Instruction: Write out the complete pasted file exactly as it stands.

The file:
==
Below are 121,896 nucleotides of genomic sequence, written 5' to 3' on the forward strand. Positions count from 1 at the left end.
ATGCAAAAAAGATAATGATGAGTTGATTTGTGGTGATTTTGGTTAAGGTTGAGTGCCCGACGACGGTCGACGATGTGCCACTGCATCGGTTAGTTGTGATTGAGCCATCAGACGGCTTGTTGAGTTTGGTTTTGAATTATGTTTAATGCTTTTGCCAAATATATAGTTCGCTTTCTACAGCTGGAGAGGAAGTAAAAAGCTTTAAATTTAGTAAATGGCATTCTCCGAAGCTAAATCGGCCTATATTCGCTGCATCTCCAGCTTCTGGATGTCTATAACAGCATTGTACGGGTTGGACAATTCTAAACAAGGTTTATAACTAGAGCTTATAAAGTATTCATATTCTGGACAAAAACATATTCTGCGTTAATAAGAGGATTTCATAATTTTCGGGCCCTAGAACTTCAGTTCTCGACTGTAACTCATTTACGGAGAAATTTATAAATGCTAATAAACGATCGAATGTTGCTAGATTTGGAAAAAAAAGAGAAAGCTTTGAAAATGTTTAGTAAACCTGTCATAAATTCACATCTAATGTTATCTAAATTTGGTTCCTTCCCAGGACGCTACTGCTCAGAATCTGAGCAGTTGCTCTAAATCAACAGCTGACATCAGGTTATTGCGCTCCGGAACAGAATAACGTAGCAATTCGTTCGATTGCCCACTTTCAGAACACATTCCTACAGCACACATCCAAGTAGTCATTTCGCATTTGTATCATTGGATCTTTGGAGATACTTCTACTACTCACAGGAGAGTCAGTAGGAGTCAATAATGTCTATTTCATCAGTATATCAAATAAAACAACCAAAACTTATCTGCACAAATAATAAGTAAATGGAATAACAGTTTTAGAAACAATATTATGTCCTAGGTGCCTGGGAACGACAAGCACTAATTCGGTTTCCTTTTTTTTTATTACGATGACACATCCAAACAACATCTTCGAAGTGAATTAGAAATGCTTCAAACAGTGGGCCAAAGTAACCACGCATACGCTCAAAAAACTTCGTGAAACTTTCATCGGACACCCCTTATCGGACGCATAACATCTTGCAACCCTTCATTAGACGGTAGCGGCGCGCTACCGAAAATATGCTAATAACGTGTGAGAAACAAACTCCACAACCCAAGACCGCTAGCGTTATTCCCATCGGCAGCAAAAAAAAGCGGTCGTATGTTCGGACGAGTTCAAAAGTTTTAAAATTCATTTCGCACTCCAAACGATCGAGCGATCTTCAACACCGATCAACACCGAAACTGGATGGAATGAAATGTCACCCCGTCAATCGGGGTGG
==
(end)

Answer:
Below are 121,896 nucleotides of genomic sequence, written 5' to 3' on the forward strand. Positions count from 1 at the left end.
ATGCAAAAAAGATAATGATGAGTTGATTTGTGGTGATTTTGGTTAAGGTTGAGTGCCCGACGACGGTCGACGATGTGCCACTGCATCGGTTAGTTGTGATTGAGCCATCAGACGGCTTGTTGAGTTTGGTTTTGAATTATGTTTAATGCTTTTGCCAAATATATAGTTCGCTTTCTACAGCTGGAGAGGAAGTAAAAAGCTTTAAATTTAGTAAATGGCATTCTCCGAAGCTAAATCGGCCTATATTCGCTGCATCTCCAGCTTCTGGATGTCTATAACAGCATTGTACGGGTTGGACAATTCTAAACAAGGTTTATAACTAGAGCTTATAAAGTATTCATATTCTGGACAAAAACATATTCTGCGTTAATAAGAGGATTTCATAATTTTCGGGCCCTAGAACTTCAGTTCTCGACTGTAACTCATTTACGGAGAAATTTATAAATGCTAATAAACGATCGAATGTTGCTAGATTTGGAAAAAAAAGAGAAAGCTTTGAAAATGTTTAGTAAACCTGTCATAAATTCACATCTAATGTTATCTAAATTTGGTTCCTTCCCAGGACGCTACTGCTCAGAATCTGAGCAGTTGCTCTAAATCAACAGCTGACATCAGGTTATTGCGCTCCGGAACAGAATAACGTAGCAATTCGTTCGATTGCCCACTTTCAGAACACATTCCTACAGCACACATCCAAGTAGTCATTTCGCATTTGTATCATTGGATCTTTGGAGATACTTCTACTACTCACAGGAGAGTCAGTAGGAGTCAATAATGTCTATTTCATCAGTATATCAAATAAAACAACCAAAACTTATCTGCACAAATAATAAGTAAATGGAATAACAGTTTTAGAAACAATATTATGTCCTAGGTGCCTGGGAACGACAAGCACTAATTCGGTTTCCTTTTTTTTTATTACGATGACACATCCAAACAACATCTTCGAAGTGAATTAGAAATGCTTCAAACAGTGGGCCAAAGTAACCACGCATACGCTCAAAAAACTTCGTGAAACTTTCATCGGACACCCCTTATCGGACGCATAACATCTTGCAACCCTTCATTAGACGGTAGCGGCGCGCTACCGAAAATATGCTAATAACGTGTGAGAAACAAACTCCACAACCCAAGACCGCTAGCGTTATTCCCATCGGCAGCAAAAAAAAGCGGTCGTATGTTCGGACGAGTTCAAAAGTTTTAAAATTCATTTCGCACTCCAAACGATCGAGCGATCTTCAACACCGATCAACACCGAAACTGGATGGAATGAAATGTCACCCCGTCAATCGGGGTGG